Hannah here - Lanterns, fairy lights, down duvets and blankets galore…It is fairly safe to say that we are quite hopelessly, but unapologetically ‘glampers’. I’m a stylist for goodness sake, so I couldn't very well embark on 5 weeks of tent living without at least giving over a few hard won thoughts over how things might look. Dave drew the line at bringing rugs, but next time, for a shorter trips, we will have rugs. I will have rugs, dammit!
Having said that, for 5 weeks, all of our worldly possessions fitted into our car, so although we glammed up the camping experience, we obviously lived far far more simply than we normally do. (I may have prioritised lanterns over warm trousers), which was both a humbling and eye opening experience (more in another post) So without further ado, here is a little tour of our ‘house’ when we were away.
The tent is a 5 meter bell tent with an inner sleeping tent, purchased form Soul Pad. We toyed with buying a camper van (still a dream but we couldn't afford it) then thought about buying a trailer tent, but realised that although much cheaper than a camper van, is still quite pricey and would probably take as much time to put up as our bell tent. So we stuck to our tent. Bell tents are wonderful. When packed down it’s massive, yes, heavy, true, but it’s very quick and easy to put up, and by the end of our trip Dave and I were like a well-oiled machine, getting it up in 10 minutes flat. (we weren't competing like children at all. Nope) Canvas is a much nicer material to sleep and live within than polyester. It’s cooler in hot weather and warmer in cold weather, and doesn't have that sweaty tent feeling that poly tents have.
Our ‘kitchen’ was mostly based outdoors, unless the weather was so awful that we had to retreat into the tent and cook on our little single gas ring (which is perfect for boiling the kettle for morning coffee but not much else). Our little fire pit with collapsible legs was brilliant and got round many a “no fire” rule in the campsites we stayed in because it is also a barbecue. Most sites don’t mind fires if you don’t scorch the earth. Inside, we used a camping table and some camping shelves to keep things neat. I have collected enamel plates and cups for a while now, Enamel is light weight, sturdy and stylish to boot. I picked a few bits up as we went around, the white and orange kettle a the top of the post being one.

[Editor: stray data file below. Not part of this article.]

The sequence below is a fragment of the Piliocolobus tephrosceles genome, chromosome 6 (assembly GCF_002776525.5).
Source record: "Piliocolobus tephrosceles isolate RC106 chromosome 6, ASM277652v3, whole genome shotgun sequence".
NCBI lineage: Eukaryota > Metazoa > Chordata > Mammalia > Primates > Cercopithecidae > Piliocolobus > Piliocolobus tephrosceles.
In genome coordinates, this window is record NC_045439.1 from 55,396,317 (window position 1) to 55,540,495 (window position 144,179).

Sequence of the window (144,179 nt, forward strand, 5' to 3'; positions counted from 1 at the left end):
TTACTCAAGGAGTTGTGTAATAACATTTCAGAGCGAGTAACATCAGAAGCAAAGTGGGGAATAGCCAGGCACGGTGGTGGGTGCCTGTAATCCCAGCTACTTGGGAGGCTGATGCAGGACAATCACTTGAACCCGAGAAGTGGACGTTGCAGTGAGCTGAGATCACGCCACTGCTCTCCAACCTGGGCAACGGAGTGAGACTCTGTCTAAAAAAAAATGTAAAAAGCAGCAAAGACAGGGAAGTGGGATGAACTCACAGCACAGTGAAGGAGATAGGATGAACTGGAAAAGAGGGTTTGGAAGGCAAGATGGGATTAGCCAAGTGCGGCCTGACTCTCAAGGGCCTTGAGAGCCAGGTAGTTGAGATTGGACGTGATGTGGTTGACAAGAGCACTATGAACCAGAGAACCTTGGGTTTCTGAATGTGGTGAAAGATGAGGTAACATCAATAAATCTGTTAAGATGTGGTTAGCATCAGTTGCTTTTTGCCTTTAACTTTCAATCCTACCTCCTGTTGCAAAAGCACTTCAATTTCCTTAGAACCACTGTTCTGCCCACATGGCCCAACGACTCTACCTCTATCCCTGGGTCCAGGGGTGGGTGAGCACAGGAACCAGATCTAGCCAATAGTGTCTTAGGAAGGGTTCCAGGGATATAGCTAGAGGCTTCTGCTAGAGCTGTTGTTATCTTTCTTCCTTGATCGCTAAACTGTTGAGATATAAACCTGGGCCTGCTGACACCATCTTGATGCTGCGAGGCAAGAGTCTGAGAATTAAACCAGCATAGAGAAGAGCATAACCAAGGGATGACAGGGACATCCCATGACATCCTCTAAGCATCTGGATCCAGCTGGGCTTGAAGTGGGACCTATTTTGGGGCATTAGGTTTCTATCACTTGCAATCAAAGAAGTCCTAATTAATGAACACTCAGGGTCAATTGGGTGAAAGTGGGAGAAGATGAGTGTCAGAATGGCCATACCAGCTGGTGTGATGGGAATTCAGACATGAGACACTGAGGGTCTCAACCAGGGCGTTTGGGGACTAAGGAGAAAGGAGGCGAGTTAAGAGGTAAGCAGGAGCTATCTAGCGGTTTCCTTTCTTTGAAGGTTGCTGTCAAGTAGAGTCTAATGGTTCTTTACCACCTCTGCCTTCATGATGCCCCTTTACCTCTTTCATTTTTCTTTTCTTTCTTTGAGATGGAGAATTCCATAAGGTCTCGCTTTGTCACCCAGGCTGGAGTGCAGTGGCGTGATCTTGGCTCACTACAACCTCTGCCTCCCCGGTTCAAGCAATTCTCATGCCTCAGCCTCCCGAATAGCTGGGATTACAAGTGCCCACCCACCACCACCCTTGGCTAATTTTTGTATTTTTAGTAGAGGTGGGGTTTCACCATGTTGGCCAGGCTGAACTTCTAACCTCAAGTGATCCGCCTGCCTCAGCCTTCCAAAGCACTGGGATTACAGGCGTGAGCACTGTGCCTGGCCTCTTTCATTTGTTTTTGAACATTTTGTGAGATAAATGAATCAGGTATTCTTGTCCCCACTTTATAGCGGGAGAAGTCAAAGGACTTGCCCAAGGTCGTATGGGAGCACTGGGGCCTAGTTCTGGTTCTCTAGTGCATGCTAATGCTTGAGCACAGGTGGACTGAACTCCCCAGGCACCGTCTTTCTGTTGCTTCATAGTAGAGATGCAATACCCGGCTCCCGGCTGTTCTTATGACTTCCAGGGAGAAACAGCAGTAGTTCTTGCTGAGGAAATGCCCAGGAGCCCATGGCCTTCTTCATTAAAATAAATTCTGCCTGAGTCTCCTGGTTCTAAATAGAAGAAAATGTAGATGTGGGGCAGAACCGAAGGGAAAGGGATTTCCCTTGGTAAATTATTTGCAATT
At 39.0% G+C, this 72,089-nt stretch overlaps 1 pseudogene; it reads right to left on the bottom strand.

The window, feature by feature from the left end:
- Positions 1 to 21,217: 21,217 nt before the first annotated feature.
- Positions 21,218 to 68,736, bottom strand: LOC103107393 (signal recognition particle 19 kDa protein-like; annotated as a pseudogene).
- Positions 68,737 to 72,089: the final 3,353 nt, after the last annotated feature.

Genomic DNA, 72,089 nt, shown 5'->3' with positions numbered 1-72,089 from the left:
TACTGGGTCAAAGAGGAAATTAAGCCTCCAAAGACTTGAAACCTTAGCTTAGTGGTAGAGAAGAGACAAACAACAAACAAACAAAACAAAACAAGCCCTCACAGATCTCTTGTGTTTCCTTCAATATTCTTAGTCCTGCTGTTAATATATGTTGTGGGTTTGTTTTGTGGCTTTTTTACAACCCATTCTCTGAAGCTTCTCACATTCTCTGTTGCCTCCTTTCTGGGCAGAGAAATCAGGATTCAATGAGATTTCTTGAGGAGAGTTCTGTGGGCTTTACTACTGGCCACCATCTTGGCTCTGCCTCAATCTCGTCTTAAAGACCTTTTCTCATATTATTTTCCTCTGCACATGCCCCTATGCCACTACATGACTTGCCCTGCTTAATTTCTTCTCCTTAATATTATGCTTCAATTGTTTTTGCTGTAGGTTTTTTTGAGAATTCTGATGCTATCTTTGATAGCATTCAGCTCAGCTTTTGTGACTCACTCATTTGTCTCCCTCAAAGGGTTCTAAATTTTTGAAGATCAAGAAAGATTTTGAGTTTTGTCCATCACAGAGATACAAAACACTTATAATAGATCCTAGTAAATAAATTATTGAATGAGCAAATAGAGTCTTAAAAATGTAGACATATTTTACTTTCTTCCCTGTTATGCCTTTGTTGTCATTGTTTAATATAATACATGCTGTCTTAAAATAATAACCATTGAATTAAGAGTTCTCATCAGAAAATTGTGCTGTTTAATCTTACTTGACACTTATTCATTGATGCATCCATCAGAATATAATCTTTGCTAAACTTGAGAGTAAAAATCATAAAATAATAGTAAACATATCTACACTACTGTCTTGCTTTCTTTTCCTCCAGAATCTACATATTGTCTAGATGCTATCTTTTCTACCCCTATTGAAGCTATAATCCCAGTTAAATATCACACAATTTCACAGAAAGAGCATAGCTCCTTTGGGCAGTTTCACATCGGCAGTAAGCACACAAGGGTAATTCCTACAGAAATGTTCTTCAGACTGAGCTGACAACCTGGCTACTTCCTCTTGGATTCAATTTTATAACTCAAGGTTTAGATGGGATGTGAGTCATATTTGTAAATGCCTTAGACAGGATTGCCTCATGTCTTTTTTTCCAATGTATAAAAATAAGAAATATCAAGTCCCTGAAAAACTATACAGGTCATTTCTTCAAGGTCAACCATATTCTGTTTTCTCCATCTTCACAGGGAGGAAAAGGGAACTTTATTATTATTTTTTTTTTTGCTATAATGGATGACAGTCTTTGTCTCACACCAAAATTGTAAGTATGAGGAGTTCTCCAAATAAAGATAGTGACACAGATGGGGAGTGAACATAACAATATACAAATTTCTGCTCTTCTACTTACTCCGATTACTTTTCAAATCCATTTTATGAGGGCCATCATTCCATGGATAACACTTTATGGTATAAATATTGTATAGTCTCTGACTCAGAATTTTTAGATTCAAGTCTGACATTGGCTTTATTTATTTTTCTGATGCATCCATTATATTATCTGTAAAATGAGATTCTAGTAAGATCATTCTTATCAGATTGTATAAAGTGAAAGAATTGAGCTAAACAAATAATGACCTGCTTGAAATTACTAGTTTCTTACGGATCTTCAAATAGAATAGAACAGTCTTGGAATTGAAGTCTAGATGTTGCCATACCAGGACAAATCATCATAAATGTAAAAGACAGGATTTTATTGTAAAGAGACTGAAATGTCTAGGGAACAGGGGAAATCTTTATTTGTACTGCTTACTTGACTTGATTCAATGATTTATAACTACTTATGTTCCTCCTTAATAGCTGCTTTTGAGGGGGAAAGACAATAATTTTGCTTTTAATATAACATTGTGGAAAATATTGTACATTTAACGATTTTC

Our ‘lounge’ was in one little quarter of the tent. We mostly sat outside but in bad weather, of which there was a lot, we retreated ‘indoors’. A little picnic blanket on the floor and a couple of camping chairs draped in blankets was plenty comfortable enough for us. At night we either sat around the campfire reading (our iPad and kindle were brilliant for this) or sat in the tent with the lanterns and fairy lights. The little pillows were from the Amsterdam flea markets we went too and were a couple of euros each.
Our bedroom was a shared sleeping space. We had separate mattresses (inch thick, roll up inflatable ones) but Frankie ended up in with us most nights. I brought proper bedding because I hate the restrictive nature of sleeping bags for more than a few nights. And I brought a few blankets along too for extra warmth and for picnic's etc. I also bought a couple as we went around (much to my husbands dismay) so we were well endowed on the blanket front! Our suitcases were in the sleeping compartment too- we found we were able to keep our clothes more neatly than using camping rucksacks.
So that was us for 5 weeks (with a few nights here and there in an Air BnB) and it was wonderful. Our next tent investments will be a canvas awning which would extend the living space a bit and mean you can sit in shelter whilst tending the fire, rather than cloaked in an old tarpaulin (!) and a mini little wood burner for the tent too, which will extend the time in which we can camp from early spring to autumn. I am already looking forward to next year when we can get the tent out again!